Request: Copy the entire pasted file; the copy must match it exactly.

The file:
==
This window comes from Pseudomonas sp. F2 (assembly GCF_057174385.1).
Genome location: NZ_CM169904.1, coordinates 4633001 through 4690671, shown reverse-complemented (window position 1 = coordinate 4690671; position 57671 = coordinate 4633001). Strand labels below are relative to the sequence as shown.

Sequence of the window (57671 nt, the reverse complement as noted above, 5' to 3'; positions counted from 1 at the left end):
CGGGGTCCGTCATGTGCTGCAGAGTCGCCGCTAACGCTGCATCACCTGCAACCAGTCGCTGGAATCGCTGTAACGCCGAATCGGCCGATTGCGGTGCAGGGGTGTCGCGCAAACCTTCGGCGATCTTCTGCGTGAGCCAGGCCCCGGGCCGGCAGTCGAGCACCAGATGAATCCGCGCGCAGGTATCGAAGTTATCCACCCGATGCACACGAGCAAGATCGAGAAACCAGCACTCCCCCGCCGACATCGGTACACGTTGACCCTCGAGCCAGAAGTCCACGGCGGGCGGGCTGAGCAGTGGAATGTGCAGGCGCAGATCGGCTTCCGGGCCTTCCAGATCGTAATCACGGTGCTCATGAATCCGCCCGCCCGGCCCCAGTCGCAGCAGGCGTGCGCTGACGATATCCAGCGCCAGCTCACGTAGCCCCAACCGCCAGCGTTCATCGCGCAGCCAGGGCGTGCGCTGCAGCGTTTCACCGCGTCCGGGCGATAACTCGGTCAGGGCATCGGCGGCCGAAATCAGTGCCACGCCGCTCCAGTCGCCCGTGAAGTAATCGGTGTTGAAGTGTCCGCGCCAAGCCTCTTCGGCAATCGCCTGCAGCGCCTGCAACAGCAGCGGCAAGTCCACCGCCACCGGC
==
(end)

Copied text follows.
This window comes from Pseudomonas sp. F2 (assembly GCF_057174385.1).
Genome location: NZ_CM169904.1, coordinates 4633001 through 4690671, shown reverse-complemented (window position 1 = coordinate 4690671; position 57671 = coordinate 4633001). Strand labels below are relative to the sequence as shown.

Sequence of the window (57671 nt, the reverse complement as noted above, 5' to 3'; positions counted from 1 at the left end):
CGGGGTCCGTCATGTGCTGCAGAGTCGCCGCTAACGCTGCATCACCTGCAACCAGTCGCTGGAATCGCTGTAACGCCGAATCGGCCGATTGCGGTGCAGGGGTGTCGCGCAAACCTTCGGCGATCTTCTGCGTGAGCCAGGCCCCGGGCCGGCAGTCGAGCACCAGATGAATCCGCGCGCAGGTATCGAAGTTATCCACCCGATGCACACGAGCAAGATCGAGAAACCAGCACTCCCCCGCCGACATCGGTACACGTTGACCCTCGAGCCAGAAGTCCACGGCGGGCGGGCTGAGCAGTGGAATGTGCAGGCGCAGATCGGCTTCCGGGCCTTCCAGATCGTAATCACGGTGCTCATGAATCCGCCCGCCCGGCCCCAGTCGCAGCAGGCGTGCGCTGACGATATCCAGCGCCAGCTCACGTAGCCCCAACCGCCAGCGTTCATCGCGCAGCCAGGGCGTGCGCTGCAGCGTTTCACCGCGTCCGGGCGATAACTCGGTCAGGGCATCGGCGGCCGAAATCAGTGCCACGCCGCTCCAGTCGCCCGTGAAGTAATCGGTGTTGAAGTGTCCGCGCCAAGCCTCTTCGGCAATCGCCTGCAGCGCCTGCAACAGCAGCGGCAAGTCCACCGCCACCGGC